4) Scientific Overlap. You sometimes hear it implied that physician-researchers (the ones who do most clinical research, as well as doing all that peer reviewing mentioned above) have all been corrupted by corporate money. And it’s true that there really is cause for worry here. Too many docs get too much money (and other perks) from pharma, and are insufficiently transparent about that. So: it’s good to worry…up to a point. Here’s the problem with the pharma-controls-everything theory. Physician-researchers publish in scientific journals that are read not just by other physicians (some of whom don’t have industry funding), but also by biologists, chemists, epidemiologists, statisticians, and so on, most of whom have no corporate funding whatsoever. Further, modern science more generally is an enormously complex process for finding mistakes and exaggerations in each other’s research. And it helps that there’s significant overlap between the sciences, so no one group of scientists is ever truly isolated and free from scrutiny. Oversimplifying, you could say that biologists are double-checking the work done by the physicians, chemists are checking up on the biologists, and physicists are checking up on the chemists. (That’s why any physician who tries to use “quantum theory” in writing about disease had better be careful: there are armies of physicists waiting to explain just how irrelevant quantum mechanics is to human physiology.)
5) Competition. People often talk about Big Pharma as if it’s a monolith, one big organization, rather than a bunch of companies with divergent interests competing savagely with each other. That competition gives them every reason to attack each other’s weaknesses, and to point them out to the public. Add to that the fact that there are hundreds of smaller firms nipping at the heels of the big players. It’s far from a cozy conspiracy. This vicious competition of course means that there’s sometimes an incentive to cut corners in unscrupulous ways; but it also means that when you cut a corner, there’s always someone out there ready to point it out.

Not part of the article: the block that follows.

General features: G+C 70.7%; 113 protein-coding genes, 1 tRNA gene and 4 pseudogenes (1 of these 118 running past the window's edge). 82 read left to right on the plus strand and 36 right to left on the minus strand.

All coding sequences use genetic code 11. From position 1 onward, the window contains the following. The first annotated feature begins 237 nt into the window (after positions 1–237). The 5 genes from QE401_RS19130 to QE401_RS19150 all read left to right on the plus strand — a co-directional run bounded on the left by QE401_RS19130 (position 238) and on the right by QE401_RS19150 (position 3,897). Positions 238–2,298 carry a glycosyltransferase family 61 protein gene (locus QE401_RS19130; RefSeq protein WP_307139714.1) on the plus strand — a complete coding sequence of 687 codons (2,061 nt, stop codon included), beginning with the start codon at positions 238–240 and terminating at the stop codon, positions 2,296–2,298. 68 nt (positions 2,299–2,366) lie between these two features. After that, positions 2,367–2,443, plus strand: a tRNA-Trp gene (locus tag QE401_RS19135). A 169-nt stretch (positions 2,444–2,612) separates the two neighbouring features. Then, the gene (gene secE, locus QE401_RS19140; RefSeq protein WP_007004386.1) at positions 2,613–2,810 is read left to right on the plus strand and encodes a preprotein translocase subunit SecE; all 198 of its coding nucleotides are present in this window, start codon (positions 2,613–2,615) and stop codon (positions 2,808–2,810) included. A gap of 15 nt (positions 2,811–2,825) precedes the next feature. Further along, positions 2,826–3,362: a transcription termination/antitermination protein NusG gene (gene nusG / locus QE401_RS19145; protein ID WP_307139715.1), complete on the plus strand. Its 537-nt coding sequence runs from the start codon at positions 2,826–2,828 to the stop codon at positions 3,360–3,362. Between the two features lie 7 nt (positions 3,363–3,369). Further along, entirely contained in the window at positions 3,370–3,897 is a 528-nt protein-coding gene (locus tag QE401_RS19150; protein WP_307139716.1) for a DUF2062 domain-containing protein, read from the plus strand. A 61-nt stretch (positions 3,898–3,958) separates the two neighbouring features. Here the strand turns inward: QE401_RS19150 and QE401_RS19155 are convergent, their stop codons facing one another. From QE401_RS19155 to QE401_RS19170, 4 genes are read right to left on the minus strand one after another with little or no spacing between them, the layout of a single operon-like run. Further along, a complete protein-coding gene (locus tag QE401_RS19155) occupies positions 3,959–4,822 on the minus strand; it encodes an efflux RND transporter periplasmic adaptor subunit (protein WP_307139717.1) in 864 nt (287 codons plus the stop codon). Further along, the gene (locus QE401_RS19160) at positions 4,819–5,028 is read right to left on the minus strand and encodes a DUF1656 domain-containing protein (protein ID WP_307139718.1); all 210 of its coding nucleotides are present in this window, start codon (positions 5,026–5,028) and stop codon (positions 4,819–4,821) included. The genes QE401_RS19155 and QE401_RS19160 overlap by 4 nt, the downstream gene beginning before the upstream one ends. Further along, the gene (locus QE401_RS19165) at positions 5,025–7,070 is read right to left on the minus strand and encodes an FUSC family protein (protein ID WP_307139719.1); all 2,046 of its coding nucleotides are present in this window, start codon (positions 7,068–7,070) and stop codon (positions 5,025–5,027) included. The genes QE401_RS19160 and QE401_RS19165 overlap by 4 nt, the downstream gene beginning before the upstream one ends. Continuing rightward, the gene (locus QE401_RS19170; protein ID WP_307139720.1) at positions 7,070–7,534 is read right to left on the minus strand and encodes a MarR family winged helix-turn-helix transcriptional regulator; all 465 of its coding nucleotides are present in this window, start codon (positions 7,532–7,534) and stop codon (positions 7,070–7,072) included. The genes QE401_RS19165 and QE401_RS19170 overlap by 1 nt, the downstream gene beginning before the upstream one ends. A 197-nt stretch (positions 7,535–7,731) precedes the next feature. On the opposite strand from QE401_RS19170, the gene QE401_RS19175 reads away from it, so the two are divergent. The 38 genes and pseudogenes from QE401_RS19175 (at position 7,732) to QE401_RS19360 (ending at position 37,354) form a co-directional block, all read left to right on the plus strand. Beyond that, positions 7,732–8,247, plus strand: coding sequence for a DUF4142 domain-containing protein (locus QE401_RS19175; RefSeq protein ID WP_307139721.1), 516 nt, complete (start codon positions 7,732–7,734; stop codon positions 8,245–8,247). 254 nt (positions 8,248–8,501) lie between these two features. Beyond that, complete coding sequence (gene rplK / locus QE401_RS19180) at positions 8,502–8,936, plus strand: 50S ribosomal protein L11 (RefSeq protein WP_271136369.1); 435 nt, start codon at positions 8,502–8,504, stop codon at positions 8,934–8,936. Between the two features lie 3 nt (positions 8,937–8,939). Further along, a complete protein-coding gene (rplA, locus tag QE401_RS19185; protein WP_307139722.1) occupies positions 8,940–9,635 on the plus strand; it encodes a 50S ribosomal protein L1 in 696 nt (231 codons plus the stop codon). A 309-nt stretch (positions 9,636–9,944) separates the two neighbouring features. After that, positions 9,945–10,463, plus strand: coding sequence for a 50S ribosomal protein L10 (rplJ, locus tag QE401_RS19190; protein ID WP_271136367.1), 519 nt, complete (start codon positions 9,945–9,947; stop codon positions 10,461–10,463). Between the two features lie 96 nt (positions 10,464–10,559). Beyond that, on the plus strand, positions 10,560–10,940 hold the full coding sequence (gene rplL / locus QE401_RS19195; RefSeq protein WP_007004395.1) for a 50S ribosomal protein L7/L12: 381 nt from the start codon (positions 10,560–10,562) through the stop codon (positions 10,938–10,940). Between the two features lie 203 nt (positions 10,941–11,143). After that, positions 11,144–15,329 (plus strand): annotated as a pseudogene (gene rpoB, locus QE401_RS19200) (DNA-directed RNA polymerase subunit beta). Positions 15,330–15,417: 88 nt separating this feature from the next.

Now, again, this list is not supposed to lead to any particular conclusion about just how trustworthy Big Pharma is. It’s just a list of social and institutional mechanisms we need to take into consideration, in addition to the obvious bad track record and obvious financial incentives. Each of those mechanisms will apply to a greater or lesser degree with regard to specific situations. For particular issues, we need to think carefully both about what’s at stake, and about whether the above factors are likely to be sufficient to reassure us.
I’ve been getting (and rejecting) comments full of unsubstantiated, and in some cases very dangerous, claims on some topics related to the above. When it comes to matters of health, if you’re not going to cite reliable sources, I cannot take responsibility for allowing your comments on here. There’s too much at stake, in terms of public health.